Saving and Investing for Early Retirement: 3 Basic Strategies

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Everybody wants to retire early. Sure, you might like what you do. But if you're 98% of people, you'd like to have more time to yourself, with your family and friends. In the years following the global recession, early retirement (or even regular retirement) seemed like an impossible dream for many. But there has been a growing contingent of young people online who are making it happen. In the upcoming weeks, we're going to look closely at some of these different strategies, and try to help you identify the best way to leave the working world behind, for a reasonable lifestyle of your choosing.

What Does Retiring Early Even Mean?

First of all, Early Retirement isn't the same thing as "Financial Independence". The latter refers to creating wealth so large that the sky is the limit to how one can spend time and money. Financially independent people buy sports teams, travel the world by hot air balloon, and run for President. Unless you have a lot of family wealth, a kickass job, or some outlying factor, you're not going to be able to achieve true Financial Independence. Early Retirement is about living a Frugal, Sustainable life, with enough savings and investments at play to pay for it until you're dead.

Can Someone With a Normal Job Retire Early?

Yes. You don't have to have a "Wolf of Wall Street" job to retire early. But you do have to be willing to live in a way that most other people don't. This means being neurotically careful with your money, living beneath your means, and making certain sacrifices others won't. The thing is, when you look at the numbers, this stuff is doable! Like I said, I'm going to do deep write-ups of each of these methods as we go into the weeks ahead. For now, just know that you can probably achieve one of the following goals, or at least improve your financial standing in big ways.


All right, all right. Here are the basic three ways that people retire early. Understand that there are endless variations and combinations of these methods. For our purposes, let's look at these as totally different strategies.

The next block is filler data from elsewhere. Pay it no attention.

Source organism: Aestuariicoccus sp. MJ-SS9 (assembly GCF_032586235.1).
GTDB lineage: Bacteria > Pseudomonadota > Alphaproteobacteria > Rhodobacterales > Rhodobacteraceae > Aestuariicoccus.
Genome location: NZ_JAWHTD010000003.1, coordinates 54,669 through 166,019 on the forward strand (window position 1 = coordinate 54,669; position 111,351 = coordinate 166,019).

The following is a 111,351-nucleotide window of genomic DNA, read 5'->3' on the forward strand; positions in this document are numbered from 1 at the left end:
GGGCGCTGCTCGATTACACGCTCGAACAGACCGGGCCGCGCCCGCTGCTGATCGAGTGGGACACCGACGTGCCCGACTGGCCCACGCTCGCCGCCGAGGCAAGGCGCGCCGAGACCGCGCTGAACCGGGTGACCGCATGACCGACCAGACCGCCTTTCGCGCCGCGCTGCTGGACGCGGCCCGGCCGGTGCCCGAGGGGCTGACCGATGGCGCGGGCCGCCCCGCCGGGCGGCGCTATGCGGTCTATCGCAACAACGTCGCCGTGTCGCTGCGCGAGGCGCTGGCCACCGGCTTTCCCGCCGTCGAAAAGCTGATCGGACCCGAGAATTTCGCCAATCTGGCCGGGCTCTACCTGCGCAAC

1. The Massive Investments Method. Many early retirees are heavily invested in stocks, real estate, and other markets. A common benchmark for a couple, both of whom make $35,000/year or so, is $2000 invested monthly. With average market gains, this investment regimen can yield a nest egg of $1,000,000. By using the 4% Rule (controversial; we'll go through this more in a future post), this couple will be able to take $40,000 out of their investment accounts each year, to live on, never fully depleting the portfolio. Ideally, the portfolio just keeps growing and compounding all the live long day, forever.
  2. The Cash Flow Method. Similar to the method above, the cash flow method is about investing your time and energy in something that will pay off for years to come. Maybe you buy up rental properties, which bring in thousands of dollars each money. Managed by an independent management company who takes a small portion of the products, these properties could bring in more income than you would get from a normal career, with none of the work. Maybe you start a company that continues to pay off with minimal oversight. Maybe you write the 21st century equivalent of the Happy Birthday song, and get royalties for the next 60 years. Whatever the case, you will have created something that pays the bills, which doesn't require you to work for 50 hours a week to sustain.
  3. The Currency Coasting Method. Finally, many people retire early by leaving their country of origin, to live in a place where their wealth goes much farther. This strategy can (and must) be used in tandem with either of the above, but may require less capital than either. If you move to Ecuador from the United States, you may not need the same amount of investments you'd need to live a comfortable unemployed life in the United States. Your living expenses may drop by ⅘ in Thailand, enabling you to live like a king spending half of what you'd pay to live in London. Lots of people who do this don't retire, per se. They keep working 10-40 hours a week: translating, teaching, blogging, working as entrepreneurs doing this and that. It's not true retirement, but just as many older adults never totally stop working, it's a method of living a more pleasurable life without having to slave away so hard to sustain it.


Lest you think that retiring early is that easy, let me stop you right there. It takes a lot of effort and consistent determination to pull this off. You'll also need luck to maximize your efforts. Over the next couple of months I will break down each of the above methods, showing how a combination of saving, investment, entrepreneurship, and strategic living can make early retirement possible, if not for everybody, for many more people than presently achieve it. Good luck, and keep reading!

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